Vicinity Jobs
Bookmark and Share

Strategies for Giving Holiday Gifts at Work Mark Swartz, M.B.A. M.Ed.

About the Author

Mark Swartz, MBA, M.Ed., is Canada's Career Activist. His insights reach millions yearly as the Workopolis.com Career Advisor, as author of the best seller "Get Wired, You're Hired," also as a professional speaker and coach on career/work issues. A former Toronto Star careers columnist, Mark's advice is forthright and practical. For Canada's biggest directory of free career articles, and for personalized coaching, please visit www.CareerActivist.com.

Question: I overheard a co-worker saying she'd spent a fortune on presents for people at work this season. She figured it would ''boost her profile,'' especially with the boss. I also want to make an impression this year by giving the people at work gifts they'll really appreciate and remember me for, but I don't have a lot of extra money. Is there a way to compete without breaking the bank?

Rosmeary V., Charlettown, P.E.I.

Dear Rosemary,

Fear not, as expensive presents do not guarantee you'll be viewed favourably. In fact your co-worker's strategy could backfire. The people she's exchanging gifts with may feel guilty if they spent considerably less than her. Or they might see through her largesse and resent being manipulated.

Giving gifts at work is an area where most people lack expertise: a survey conducted by Harris Interactive for Office Depot Inc. found that, while nearly one in two people plan on buying a holiday gift for at least one business associate this year, 90 percent ''are baffled about the etiquette associated with workplace gift-swapping.''

So here are some generally accepted guidelines to help sort things out:
  • Follow the customs and policies of your particular workplace. If you're not sure what they are, ask around. And check to see if there are published rules about gift giving. Some places restrict the type and maximum dollar value -- or tell you who can give to whom. A few even ban workplace gift exchanges outright, in part to prevent the excesses your co-worker is planning.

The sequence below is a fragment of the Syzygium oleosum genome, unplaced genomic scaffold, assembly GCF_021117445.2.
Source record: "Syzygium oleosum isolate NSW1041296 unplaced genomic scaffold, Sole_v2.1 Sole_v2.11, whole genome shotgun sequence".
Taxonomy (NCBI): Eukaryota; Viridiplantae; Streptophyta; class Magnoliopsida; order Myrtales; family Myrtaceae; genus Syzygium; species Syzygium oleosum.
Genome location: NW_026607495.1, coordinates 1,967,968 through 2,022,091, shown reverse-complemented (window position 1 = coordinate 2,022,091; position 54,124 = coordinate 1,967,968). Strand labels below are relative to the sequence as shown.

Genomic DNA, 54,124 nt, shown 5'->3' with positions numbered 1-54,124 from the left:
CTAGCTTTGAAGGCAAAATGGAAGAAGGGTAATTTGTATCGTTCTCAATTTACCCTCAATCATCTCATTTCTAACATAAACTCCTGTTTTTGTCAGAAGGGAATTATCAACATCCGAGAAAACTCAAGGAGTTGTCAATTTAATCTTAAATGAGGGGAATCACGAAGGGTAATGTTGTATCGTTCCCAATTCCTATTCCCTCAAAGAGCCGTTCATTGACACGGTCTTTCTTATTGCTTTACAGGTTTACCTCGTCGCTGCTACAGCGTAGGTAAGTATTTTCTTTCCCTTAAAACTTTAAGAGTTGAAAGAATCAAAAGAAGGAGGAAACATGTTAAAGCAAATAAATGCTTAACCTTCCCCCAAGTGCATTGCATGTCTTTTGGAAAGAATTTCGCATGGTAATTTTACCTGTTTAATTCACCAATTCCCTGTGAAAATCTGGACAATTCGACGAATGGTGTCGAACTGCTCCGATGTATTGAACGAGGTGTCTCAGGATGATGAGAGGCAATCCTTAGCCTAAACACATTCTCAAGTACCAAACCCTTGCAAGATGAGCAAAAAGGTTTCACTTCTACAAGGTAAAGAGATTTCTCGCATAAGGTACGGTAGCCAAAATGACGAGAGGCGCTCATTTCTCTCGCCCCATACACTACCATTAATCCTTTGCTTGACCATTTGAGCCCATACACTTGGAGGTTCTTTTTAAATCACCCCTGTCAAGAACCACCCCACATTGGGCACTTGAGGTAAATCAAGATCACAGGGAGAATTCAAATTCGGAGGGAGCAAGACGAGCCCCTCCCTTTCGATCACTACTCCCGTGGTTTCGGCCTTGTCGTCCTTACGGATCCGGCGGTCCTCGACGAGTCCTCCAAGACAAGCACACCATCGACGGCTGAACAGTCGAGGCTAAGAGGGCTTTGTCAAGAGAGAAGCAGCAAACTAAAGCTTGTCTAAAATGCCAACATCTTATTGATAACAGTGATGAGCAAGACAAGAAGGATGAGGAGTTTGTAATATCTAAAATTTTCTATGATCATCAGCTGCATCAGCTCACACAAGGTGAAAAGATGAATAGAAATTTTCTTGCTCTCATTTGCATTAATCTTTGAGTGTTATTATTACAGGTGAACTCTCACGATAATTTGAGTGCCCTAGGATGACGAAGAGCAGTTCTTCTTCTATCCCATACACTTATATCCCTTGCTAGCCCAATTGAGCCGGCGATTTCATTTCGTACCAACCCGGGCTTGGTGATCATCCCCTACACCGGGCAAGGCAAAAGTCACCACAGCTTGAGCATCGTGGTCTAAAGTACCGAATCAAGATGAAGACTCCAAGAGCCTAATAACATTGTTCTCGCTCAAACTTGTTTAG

• Choose who you give a gift to wisely. One approach is to target only those whose efforts you've appreciated most throughout the year. Then arrange it so you give the gift in private if possible (outside of work if necessary). This will minimize potential hard feelings from any folks you leave out.
  • Avoid controversial presents. Tempted to buy that new guy in marketing something flashy to adorn his fabulous physique? Figuring on getting everyone those cutesy coffee mugs with a stunning Christmas motif? Think twice before you plunk down your credit card. Conservative and secular is the way to go so as not to inadvertently offend. (Same goes for the wrapping).
  • Spend modestly and customize if you can. The better you know someone, the more you can choose a reasonably priced gift you're confident they'll appreciate.

Remember that in multi-cultural Canada the reasons for gifting work-wise at this time of year are to celebrate your group's accomplishments, recognize your colleagues in a small but meaningful way, and improve overall camaraderie. Keep these guidelines in mind and your pretty much sure to please.

The opinions and positions expressed in the above article represent the views of the author and are provided with no legal obligation and liability on the part of either the author or the publisher of this article, and with no implied or stated guarantees. The publisher of this article and the author are exempt from any liability for events resulting directly or indirectly from the use of this article. Copyrights over the article published on this page are owned in full by the article's author. It is prohibited to reproduce this article in parts or in full without the expressed permission of the author.